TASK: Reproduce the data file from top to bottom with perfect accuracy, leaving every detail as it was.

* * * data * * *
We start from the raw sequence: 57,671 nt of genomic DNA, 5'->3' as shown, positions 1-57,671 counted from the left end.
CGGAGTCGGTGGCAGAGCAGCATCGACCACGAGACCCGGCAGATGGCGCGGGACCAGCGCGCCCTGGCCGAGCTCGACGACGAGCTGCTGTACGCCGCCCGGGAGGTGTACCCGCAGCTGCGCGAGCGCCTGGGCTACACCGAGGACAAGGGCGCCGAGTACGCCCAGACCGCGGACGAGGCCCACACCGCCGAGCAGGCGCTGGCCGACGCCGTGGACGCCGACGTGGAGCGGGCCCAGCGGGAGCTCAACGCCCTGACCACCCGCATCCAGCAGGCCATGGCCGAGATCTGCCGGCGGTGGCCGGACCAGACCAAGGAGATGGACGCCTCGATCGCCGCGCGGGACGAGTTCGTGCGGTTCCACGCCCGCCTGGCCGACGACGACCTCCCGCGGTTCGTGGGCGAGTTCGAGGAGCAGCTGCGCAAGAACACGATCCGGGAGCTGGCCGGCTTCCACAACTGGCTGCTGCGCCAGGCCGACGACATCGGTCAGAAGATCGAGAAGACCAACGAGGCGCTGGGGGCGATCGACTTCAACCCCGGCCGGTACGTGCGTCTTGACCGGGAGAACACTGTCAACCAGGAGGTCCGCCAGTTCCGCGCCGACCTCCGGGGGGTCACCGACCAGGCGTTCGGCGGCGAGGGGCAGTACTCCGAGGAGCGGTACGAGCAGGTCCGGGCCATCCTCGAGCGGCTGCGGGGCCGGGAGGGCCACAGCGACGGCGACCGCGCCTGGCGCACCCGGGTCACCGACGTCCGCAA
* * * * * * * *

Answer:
We start from the raw sequence: 57,671 nt of genomic DNA, 5'->3' as shown, positions 1-57,671 counted from the left end.
CGGAGTCGGTGGCAGAGCAGCATCGACCACGAGACCCGGCAGATGGCGCGGGACCAGCGCGCCCTGGCCGAGCTCGACGACGAGCTGCTGTACGCCGCCCGGGAGGTGTACCCGCAGCTGCGCGAGCGCCTGGGCTACACCGAGGACAAGGGCGCCGAGTACGCCCAGACCGCGGACGAGGCCCACACCGCCGAGCAGGCGCTGGCCGACGCCGTGGACGCCGACGTGGAGCGGGCCCAGCGGGAGCTCAACGCCCTGACCACCCGCATCCAGCAGGCCATGGCCGAGATCTGCCGGCGGTGGCCGGACCAGACCAAGGAGATGGACGCCTCGATCGCCGCGCGGGACGAGTTCGTGCGGTTCCACGCCCGCCTGGCCGACGACGACCTCCCGCGGTTCGTGGGCGAGTTCGAGGAGCAGCTGCGCAAGAACACGATCCGGGAGCTGGCCGGCTTCCACAACTGGCTGCTGCGCCAGGCCGACGACATCGGTCAGAAGATCGAGAAGACCAACGAGGCGCTGGGGGCGATCGACTTCAACCCCGGCCGGTACGTGCGTCTTGACCGGGAGAACACTGTCAACCAGGAGGTCCGCCAGTTCCGCGCCGACCTCCGGGGGGTCACCGACCAGGCGTTCGGCGGCGAGGGGCAGTACTCCGAGGAGCGGTACGAGCAGGTCCGGGCCATCCTCGAGCGGCTGCGGGGCCGGGAGGGCCACAGCGACGGCGACCGCGCCTGGCGCACCCGGGTCACCGACGTCCGCAA